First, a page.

“The part of my job that I find most fulfilling is being presented with a complex dilemma and then solving it with a driven team. Often, the problem is not what it appears to be on the surface; the real issue can usually be found much deeper. The more complex the challenge is, the better. I love probing further so we can get to the bottom of the underlying problem. And then I really like the process of setting out a roadmap to the solution. That said, I wouldn’t enjoy my work half as much as I do if I wasn’t doing everything alongside my team. I find myself learning from other people every day. It definitely helps that I’m a very curious sort. I appreciate that my job allows me to meet lots of different inspiring people daily.” 

Success is about so much more than winning

“If you were to ask me what one of my favorite things is, I’d answer ‘success’. People sometimes frown when they hear that because they think it means I’m just focused on winning. But to me, being successful is quite different to winning. Success is effectively bringing something to completion, achieving a certain goal with an ambitious team or ensuring somebody I work with gets promoted – those types of things are all displays of success in my mind. I’m not the sort of person who is quickly or easily satisfied. On the contrary, shortly after I achieve success, I already find myself moving on to the next challenge or area that needs improvement.” 

“I would be lying if I said I wasn’t competitive at all, though. When I play sports, I do find myself quite driven to win or beat the next person. I have been running marathons for the past 15 years, as well as swimming, cycling and doing the occasional half triathlon. So far, I have run two ultra-marathons (90 km) and 11 standard marathons. I run around three or four times a week, and sometimes add on a swimming session in open water. Like many avid runners, I find it quite addictive. I tend to get restless if I don’t run for a few days. I notice this at work, too: there’s just too much energy in me that’s not being released if I don’t run. When I’m running out in nature or swimming in a lake, I’m at my happiest.”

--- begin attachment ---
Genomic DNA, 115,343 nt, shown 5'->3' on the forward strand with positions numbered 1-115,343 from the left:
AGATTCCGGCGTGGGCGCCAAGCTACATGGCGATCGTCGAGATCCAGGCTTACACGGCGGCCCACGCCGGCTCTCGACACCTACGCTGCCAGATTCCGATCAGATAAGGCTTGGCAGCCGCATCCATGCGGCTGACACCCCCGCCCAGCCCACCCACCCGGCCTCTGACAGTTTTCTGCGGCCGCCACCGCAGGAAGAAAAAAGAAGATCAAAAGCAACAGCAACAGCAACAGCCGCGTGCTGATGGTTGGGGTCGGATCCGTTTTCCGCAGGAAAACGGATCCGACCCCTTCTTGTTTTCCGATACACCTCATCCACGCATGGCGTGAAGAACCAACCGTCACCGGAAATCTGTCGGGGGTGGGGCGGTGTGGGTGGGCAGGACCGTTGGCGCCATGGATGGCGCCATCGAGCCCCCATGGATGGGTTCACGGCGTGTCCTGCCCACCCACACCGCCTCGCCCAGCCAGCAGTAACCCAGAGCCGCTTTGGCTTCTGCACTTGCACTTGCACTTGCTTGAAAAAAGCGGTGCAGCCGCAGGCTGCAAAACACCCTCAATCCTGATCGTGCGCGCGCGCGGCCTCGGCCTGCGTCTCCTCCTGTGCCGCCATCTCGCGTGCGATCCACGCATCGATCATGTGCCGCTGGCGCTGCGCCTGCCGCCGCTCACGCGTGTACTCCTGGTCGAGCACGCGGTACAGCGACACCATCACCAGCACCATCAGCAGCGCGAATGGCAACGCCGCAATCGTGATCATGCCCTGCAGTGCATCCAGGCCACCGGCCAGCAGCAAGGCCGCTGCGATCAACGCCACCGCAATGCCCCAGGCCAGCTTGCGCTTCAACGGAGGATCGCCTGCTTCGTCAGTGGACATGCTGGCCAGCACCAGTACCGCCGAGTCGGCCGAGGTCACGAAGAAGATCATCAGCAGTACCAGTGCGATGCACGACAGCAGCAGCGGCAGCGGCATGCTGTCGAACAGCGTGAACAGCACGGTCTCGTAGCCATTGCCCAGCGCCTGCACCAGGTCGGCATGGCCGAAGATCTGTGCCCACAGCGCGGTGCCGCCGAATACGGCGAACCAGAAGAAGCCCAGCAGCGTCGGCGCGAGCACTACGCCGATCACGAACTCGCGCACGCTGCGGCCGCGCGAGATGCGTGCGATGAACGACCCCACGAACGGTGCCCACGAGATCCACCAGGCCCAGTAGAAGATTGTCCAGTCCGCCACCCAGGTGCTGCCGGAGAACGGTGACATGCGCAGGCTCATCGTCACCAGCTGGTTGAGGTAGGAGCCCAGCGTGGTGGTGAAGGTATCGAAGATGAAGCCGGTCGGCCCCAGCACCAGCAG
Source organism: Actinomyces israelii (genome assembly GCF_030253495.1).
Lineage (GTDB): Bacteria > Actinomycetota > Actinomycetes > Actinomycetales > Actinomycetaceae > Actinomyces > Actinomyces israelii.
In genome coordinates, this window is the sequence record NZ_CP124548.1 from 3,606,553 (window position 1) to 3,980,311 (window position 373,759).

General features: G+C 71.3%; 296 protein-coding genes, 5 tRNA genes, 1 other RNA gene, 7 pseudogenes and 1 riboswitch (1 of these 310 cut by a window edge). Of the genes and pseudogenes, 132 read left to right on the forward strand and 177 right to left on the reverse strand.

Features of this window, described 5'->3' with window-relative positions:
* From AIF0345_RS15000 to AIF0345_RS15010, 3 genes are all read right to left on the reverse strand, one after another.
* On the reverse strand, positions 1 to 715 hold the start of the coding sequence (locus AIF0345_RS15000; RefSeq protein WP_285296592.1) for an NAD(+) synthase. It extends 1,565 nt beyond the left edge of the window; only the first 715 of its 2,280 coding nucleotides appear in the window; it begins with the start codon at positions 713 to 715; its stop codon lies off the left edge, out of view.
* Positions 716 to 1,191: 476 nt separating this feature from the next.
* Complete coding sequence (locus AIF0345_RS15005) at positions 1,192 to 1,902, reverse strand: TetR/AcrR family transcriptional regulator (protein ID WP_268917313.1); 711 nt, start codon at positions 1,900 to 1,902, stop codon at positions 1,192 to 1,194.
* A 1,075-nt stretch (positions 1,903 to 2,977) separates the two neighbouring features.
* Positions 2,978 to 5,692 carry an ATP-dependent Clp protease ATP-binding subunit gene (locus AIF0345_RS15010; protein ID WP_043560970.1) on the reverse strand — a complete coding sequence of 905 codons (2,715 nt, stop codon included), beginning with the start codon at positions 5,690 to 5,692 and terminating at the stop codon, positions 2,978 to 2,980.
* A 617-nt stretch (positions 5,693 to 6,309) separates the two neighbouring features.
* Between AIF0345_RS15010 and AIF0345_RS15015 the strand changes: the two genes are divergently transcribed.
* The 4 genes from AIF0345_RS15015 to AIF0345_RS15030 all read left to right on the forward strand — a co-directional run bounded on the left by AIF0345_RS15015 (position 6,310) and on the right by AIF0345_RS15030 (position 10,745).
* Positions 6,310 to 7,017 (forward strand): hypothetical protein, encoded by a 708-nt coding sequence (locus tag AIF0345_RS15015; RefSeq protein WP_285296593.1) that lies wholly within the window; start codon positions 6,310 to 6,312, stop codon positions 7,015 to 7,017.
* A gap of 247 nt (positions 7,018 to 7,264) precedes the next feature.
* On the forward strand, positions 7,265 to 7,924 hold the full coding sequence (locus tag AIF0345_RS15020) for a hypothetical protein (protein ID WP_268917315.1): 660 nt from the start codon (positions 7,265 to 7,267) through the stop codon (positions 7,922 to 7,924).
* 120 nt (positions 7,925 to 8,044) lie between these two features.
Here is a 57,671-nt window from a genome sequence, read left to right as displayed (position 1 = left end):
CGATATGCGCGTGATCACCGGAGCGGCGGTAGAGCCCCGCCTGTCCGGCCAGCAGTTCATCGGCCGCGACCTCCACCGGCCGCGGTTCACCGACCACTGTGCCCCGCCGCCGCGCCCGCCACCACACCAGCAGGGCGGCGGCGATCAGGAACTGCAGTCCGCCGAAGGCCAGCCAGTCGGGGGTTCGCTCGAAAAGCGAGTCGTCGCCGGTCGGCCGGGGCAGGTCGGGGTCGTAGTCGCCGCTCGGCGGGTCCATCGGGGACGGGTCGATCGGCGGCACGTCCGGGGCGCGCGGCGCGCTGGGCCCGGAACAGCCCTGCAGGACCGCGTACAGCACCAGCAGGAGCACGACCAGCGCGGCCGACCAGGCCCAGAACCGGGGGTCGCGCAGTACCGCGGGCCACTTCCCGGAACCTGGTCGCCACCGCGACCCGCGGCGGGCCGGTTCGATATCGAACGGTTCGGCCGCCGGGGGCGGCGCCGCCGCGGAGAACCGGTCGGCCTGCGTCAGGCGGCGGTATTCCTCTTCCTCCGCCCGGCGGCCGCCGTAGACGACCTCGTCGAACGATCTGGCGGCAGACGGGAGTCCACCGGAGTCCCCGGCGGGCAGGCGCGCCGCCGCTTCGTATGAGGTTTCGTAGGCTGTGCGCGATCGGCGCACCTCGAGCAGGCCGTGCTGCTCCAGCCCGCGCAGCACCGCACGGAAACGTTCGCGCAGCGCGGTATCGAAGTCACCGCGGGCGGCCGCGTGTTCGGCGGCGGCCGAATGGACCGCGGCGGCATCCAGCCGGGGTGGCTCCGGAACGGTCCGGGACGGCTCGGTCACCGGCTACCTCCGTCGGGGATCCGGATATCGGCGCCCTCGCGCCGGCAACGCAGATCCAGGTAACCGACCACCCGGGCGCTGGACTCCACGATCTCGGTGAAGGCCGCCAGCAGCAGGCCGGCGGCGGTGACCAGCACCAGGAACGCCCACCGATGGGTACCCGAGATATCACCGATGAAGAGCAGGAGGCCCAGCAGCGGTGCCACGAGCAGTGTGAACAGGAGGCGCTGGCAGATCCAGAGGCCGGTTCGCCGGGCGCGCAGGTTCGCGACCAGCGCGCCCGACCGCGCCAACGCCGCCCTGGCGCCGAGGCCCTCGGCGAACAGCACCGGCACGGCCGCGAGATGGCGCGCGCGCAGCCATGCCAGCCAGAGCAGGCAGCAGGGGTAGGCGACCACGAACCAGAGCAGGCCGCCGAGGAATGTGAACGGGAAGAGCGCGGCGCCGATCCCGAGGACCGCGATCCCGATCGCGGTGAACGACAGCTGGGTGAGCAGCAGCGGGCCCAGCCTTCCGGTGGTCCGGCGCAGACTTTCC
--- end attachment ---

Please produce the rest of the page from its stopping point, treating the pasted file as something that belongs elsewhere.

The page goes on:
What I do

I work in the roles of Lead Financial Services and Client Account Lead. 

A day in my life

...Starts with a workout, preferably a run. It then involves one or two client meetings and a lot of sessions with different teams focused on solving problems for multiple clients. I always try to keep internal meetings to a minimum.  

Advice to fellow and future colleagues

Stay curious. If you want something, just ask for it. You can ask anyone any question. And always remember that there’s more to life than work. 

Harald Timmer (1967)

Studied: MBA Economics, The University of Edinburgh (2003)

Started working at Accenture: May 2008

Relationship status: Married with two children

Loves: Teamwork 

Gets annoyed by: Whiny people and those who take the credit for others’ hard work

Favorite food: Strawberries 

On my nightstand: An edition of Runner’s World magazine, The Power of Vulnerability by Brené Brown and A Promised Land by Barack Obama   

Listens to: Dance music – Tiësto, mostly. When I listen to the radio, it’s either to SLAM! FM or BNR 

Last purchase: AirPods

Would like to sit next to in the plane: Wim Duisenberg

Life-changing event: Becoming a father 

The best lesson life has taught me: You need to do something over and over again in order to become great at it. Competence doesn’t come just like that – sometimes it requires putting the miles in, so to speak

What I learned recently: That everyone has his or her own unique story

Most beautiful place on earth: Schiermonnikoog

Hobbies/passions: Playing sports

What my colleagues don’t know about me: That I love Lay’s paprika potato chips 

Life motto: ‘Treat others as you would have them treat you’